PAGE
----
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Impact of HPV vaccination in preventing subsequent infection and disease after excision treatment

Impact of HPV vaccination in preventing subsequent infection and disease after excision treatment

Fanghui Zhao

National Cancer Center & Cancer Hospital, Chinese Academy of Medical Sciences


Professor Zhao was CO-PI of the project GSK-107638.Shangying Hu was an investigator in charge of study coordination and data management generated in the center lab in the project GSK-107638.

26 June 2018

Bivalent human papillomavirus (HPV) vaccine have been approved by CFDA in China. Bivalent vaccine is highly effective in preventing cervical intraepithelial neoplasia grade II/III in women who are not infected the relevant HPV type before vaccination. However, the impacts of vaccine on the women who have previously been treated have not been fully understood.
Women who are previously treated for cervical cancers represent higher risk group for the development of subsequent cervical cancer (2 to 6-fold higher risk compared to women with normal cytology). More recently, previously results from both randomized and non-randomized studies have suggested a possible benefit of vaccination to prevent the recurrence of precursor lesions and disease after excisional treatment of prevalent disease. One study showed that rates of disease after treatment for cervical or vaginal HPV associated disease was reduced among those who were vaccine before treatment. The vaccine efficacy against recurrent HPV related disease was 46.2%. However, the impacts of HPV vaccination in preventing subsequent infection and disease after excision treatment are requesting more scientific data to support.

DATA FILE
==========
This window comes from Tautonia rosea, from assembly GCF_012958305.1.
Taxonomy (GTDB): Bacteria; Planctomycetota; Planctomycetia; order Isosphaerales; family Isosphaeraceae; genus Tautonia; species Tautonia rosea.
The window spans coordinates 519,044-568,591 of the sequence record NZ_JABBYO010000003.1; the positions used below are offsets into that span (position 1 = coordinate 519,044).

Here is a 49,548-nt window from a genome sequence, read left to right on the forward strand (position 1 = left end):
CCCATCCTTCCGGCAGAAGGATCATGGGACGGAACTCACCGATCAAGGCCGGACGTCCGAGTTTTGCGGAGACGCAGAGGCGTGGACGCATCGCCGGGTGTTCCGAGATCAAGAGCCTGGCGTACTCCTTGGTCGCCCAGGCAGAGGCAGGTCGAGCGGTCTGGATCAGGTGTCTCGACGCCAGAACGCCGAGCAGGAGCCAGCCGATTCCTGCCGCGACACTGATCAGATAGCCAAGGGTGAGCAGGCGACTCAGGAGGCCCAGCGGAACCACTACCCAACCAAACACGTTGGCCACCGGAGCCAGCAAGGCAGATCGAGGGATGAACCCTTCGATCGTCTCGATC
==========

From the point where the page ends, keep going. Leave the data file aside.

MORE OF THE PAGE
The clinical study GSK-107638 included Chinese women aged 18-25 years at the first time of vaccination. Cervical samples for HPV DNA testing and cervical cytology samples were collected at each study visit. Biopsy and excisional treatment specimens were analyzed by a panel of three expert gynecological pathologists. This research is based on the previous clinical study GSK-107638 which consists of participants who were randomized and vaccinated, who are treated during the follow-up period. The primary outcome is the recurrence of HPV related precursor lesions after treatment. And the secondary outcome of this study is HPV infection, persistent HPV infection (defined as positive for the detection of type-specific HPV at two or more consecutive visits after treatment), and squamous intraepithelial lesion (SIL). Besides, we also consider the outcomes related to HPV type present and absent before surgery, respectively.
This study compares these outcomes between vaccine group and placebo group, aiming at exploring the protective effect of vaccine on women who have undergone surgery for cervical disease. This reaearch will provide evidence for the impact of the vaccine on the women who are treated for cervical disease and expanding the application of vaccine in women.

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